Devising Patient-Friendly Labeling
Compliance packaging that helps patients follow drug regimens may also make a drug brand more memorable.
By Jenevieve Blair Polin
|Merck redesigned the blister card for Fosamax with the patient in mind.|
To truly serve patients and healthcare providers, drug labeling information must be accessible. In other words, pharmacists, physicians, nurses, patients, and other healthcare consumers need access to information that is both current and easy to read. FDA has long suggested this, even encouraged it, and is once again interested in enforcing it. Proposed regulations and guidelines on label readability, as well as an interest in electronic labeling, show that FDA senses a lack of easy-to-grasp, pertinent information.
The pharmaceutical industry is also working to provide more information, with the help of printed literature providers. Efforts involve some drug makers extending their labeling space with longer inserts and expanded-
The information FDA considers to be critically lacking in pharmaceutical packaging is the information that is written specifically for patients in language they can understand.
Since 1968, FDA has required that manufacturers of just a handful of drugs supply a Medication Guide written in layman’s language with each unit dispensed. In 1980, FDA published a rule mandating the distri-bution of FDA-approved patient information for a much larger group of prescription drugs, but the agency rescinded this rule almost immediately.
In the mid-1990s, FDA again proposed to require Medication Guides for an expanded number of drug products, but Public Law 104-180 was an end run around this 1995 proposal. This law actually prohibited FDA from requiring uniform, FDA-approved content for patient information, provided that the private sector—pharmaceutical manufacturers—achieved the following milestone: by the year 2000, 75% of persons receiving new prescriptions must receive “useful written information.”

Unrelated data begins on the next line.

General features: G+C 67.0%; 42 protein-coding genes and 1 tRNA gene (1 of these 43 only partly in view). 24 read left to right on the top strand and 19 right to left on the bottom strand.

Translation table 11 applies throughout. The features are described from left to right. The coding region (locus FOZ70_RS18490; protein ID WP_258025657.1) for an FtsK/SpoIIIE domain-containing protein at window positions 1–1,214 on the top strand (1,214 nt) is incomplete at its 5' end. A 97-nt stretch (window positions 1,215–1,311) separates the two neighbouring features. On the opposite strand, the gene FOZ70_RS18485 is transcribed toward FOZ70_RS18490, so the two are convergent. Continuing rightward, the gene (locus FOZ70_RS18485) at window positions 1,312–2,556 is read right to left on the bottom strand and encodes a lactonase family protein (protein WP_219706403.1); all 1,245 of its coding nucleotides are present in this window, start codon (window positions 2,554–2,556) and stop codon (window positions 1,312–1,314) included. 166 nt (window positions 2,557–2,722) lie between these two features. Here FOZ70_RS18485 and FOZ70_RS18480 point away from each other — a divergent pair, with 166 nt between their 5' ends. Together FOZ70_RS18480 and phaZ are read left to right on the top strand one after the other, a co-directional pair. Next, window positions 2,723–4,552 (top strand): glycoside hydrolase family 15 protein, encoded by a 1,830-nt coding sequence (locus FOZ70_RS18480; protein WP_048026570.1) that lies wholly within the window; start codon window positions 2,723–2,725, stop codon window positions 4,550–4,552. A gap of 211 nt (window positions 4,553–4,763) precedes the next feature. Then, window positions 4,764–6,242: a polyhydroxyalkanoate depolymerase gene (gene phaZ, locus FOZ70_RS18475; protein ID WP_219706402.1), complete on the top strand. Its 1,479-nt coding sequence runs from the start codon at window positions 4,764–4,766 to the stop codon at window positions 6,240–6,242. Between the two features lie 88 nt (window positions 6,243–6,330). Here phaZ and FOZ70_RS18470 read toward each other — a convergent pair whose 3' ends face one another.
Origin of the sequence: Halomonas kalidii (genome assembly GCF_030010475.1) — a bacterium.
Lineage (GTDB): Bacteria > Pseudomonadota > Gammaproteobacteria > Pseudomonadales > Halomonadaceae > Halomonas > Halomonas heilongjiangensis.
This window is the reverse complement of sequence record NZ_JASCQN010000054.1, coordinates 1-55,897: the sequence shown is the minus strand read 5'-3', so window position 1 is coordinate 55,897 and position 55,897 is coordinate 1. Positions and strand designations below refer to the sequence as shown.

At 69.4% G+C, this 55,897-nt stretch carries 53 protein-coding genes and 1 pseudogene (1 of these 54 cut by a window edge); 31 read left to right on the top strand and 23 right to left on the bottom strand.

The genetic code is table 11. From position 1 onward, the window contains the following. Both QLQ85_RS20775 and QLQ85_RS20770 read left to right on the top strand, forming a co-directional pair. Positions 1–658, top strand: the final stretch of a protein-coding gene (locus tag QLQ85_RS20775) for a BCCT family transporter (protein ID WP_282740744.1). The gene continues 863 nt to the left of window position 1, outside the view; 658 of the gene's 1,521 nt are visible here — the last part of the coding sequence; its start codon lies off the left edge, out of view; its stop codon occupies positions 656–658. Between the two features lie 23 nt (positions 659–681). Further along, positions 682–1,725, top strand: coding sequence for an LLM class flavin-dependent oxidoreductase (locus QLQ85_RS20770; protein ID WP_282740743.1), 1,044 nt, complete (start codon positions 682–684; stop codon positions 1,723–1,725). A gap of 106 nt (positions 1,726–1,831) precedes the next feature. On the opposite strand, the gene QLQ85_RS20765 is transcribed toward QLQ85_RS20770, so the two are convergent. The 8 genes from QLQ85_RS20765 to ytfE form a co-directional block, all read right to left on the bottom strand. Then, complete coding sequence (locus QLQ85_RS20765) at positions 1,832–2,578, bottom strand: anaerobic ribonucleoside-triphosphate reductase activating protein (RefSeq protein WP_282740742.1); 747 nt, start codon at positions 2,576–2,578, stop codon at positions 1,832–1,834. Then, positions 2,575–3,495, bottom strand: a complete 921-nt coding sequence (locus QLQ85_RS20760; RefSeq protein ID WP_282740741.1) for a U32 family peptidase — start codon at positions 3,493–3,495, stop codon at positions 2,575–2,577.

That milestone has not been met. In June 2002, FDA announced results of a study finding that, while 89% of patients received written information with their prescriptions, only 50% of the information met FDA’s criteria for “useful” (visit www.fda.gov/cder/reports/prescriptioninfo/default.htmfor more information). The agency has therefore announced a meeting to be held July 31 to address the issue of Medication Guides. (See the sidebar on the opposite page.)
According to Bill Mitchell, executive vice president, printed components, for the packaging services business of Cardinal Health (Philadelphia), “Medication Guides represent a significant growth area for printed component manufacturers due to FDA’s continued interest in this issue. To help our customers meet patient needs, Cardinal Health’s Moorestown facility is investing significant dollars to purchase state-of-the-art printing equipment to produce Medication Guides and other pharmaceutical marketing pieces.”